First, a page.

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09/22/2011

The Trade-offs of Your Trading System


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Tradingsystem

Readers may believe that following your trading rules makes you exempt from feeling any emotions. But, unfortunately, you are human like me and your brain is built to respond to "the potential to make money" even more than the making of the money itself.

Those feelings are aligned and in business with your level of intelligence, and most of your are overly smart: you have CFAs, MBAs, and some PhDs. You have more intellectual brain power than almost all of your peers, friends, and colleagues put together, and your self-esteem is not unaware of this fact either.

And that's where it all starts to go south.


In an interview for my upcoming book, The Inner Voice of Trading, legendary trader Bill Dunn and I discuss the impact of emotions on trading and how they can betray the new trader. However, what separates Dunn from the pack is the emotional constitution that has come from a decade of scientific research as a university professor of Physics long before he began trading (and Dunn's track record goes back to 1974). Dunn has a PhD in Theoretical Physics. But, the fact is, Dunn remains an emotional being like the rest of us. As much as he is an expert in physics, he is an expert in self-awareness. Despite being fantastically insightful and intelligent, Dunn does not make trades outside of his model. We cover a great deal of this in the NYSSA Commodity Certificate Program available online.

Commodities


A good set of trading rules will have agreeable emotional and financial outcomes.  A trader is responsible for all that is done—and all that happens to their equity. Your model must be calibrated for both financial and emotional payoffs. In that paradigm, you do not get to blame the market for losses or whipsaws in your equity. If you make money on a trade, you may be a good trader or you may be lucky in the short-term. If you lose money, you may have poor skills or you may have had some bad luck. The only thing you can do is keep your losses small...and that's where the fun starts, because highly intelligent people don't like being wrong. It's not what they are used to.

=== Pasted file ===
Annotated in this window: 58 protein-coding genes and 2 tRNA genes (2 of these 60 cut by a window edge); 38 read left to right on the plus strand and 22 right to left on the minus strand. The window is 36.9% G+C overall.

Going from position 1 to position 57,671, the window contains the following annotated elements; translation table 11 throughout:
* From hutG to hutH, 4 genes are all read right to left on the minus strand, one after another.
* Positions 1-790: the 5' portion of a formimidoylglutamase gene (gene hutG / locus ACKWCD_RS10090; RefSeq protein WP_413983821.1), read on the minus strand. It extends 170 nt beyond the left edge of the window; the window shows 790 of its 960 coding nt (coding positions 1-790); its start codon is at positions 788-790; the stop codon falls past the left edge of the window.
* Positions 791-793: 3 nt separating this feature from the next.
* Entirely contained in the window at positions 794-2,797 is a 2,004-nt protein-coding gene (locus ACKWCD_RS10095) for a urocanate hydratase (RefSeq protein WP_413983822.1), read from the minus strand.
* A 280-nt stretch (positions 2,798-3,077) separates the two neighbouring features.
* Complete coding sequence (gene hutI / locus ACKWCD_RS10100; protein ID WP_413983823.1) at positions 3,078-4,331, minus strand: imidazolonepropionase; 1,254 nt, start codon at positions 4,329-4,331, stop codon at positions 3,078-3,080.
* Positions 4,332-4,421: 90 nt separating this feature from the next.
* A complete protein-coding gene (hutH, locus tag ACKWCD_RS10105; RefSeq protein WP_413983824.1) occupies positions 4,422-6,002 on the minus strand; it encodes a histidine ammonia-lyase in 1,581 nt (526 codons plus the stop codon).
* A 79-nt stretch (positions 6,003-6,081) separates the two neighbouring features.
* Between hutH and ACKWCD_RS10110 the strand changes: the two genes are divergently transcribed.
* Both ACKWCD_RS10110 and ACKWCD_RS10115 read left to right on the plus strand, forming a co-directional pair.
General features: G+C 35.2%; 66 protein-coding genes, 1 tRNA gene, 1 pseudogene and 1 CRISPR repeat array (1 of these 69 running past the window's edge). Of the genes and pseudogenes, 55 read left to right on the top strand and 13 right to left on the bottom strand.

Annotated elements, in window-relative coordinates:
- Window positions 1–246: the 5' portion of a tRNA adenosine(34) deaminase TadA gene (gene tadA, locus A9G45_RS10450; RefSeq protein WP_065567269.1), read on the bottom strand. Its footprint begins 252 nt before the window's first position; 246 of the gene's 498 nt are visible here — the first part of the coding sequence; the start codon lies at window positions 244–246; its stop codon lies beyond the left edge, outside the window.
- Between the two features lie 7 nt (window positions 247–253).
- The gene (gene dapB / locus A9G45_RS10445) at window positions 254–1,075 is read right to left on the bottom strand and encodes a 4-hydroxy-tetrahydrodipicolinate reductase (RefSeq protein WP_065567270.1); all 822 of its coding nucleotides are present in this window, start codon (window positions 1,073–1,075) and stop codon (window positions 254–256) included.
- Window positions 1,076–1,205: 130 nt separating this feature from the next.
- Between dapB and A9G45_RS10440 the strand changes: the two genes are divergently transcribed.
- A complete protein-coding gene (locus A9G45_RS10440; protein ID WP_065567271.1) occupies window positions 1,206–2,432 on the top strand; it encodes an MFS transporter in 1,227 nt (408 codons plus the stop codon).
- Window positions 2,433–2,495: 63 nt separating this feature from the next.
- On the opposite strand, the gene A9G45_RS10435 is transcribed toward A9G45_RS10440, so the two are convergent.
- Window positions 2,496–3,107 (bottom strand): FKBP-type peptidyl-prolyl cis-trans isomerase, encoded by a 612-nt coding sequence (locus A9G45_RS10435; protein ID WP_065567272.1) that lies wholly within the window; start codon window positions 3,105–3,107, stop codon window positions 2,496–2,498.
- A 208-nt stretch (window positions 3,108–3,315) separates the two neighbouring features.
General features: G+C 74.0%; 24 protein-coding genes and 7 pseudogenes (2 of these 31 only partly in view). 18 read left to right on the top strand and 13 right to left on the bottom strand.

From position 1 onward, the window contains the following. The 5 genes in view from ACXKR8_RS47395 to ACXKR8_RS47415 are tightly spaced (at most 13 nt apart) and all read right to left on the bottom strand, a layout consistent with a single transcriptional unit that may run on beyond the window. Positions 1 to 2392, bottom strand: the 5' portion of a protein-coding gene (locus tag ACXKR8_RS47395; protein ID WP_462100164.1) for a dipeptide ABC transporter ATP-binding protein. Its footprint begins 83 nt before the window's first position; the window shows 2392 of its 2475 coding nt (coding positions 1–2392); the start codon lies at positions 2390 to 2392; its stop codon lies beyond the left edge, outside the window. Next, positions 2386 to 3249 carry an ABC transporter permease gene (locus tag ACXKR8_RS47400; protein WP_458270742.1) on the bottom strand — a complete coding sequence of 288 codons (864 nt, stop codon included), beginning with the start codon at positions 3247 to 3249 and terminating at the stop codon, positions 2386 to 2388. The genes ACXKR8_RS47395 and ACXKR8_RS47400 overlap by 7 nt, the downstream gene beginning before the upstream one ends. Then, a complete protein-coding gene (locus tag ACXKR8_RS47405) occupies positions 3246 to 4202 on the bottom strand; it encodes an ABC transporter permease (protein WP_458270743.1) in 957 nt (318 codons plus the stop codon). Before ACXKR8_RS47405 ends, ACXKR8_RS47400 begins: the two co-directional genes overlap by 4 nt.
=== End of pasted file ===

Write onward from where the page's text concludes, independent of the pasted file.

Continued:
To illustrate this, let's take a look at December COMEX Gold contract. The trendline has been broken after two drastically big down days, the day after which gold traded down to $1,700 per ounce. The volatility as measured by the Average True Range (ATR) has more than doubled over the last month or so, rising from $20 per ounce to over $44. That's a 120% increase. 

Translating that into dollars, you are looking at $4,400 of directionless volatility per contract of gold (which is standardized at 100 troy ounces per contract). You can think of the ATR as the contract's personality. 

Most professional traders typically risk a maximum of 1% per commodity per trade. In that regard, unless your account has $440,000 in net, unleveraged equity, gold futures are too volatile for you to trade now. In concert with the fact that the downtrend has been broken, you may still be bullish on gold on a fundamental basis. I am in that camp. 

However, with the volatility up 120% and the uptrend broken, if gold trades down to $1,700 per ounce, the question isn't "who is to blame?" It's "How do the emotional payoff of your trading rules serve you?"

 

–Michael Martin

Michael Martin has been a successful trader for over 20 years. Michael Martin is the creator of "Martin Kronicle," author of The Inner Voice of Trading, available for pre-order, and instructor of the NYSSA Certificate in Commodity Trading & Trend Following.

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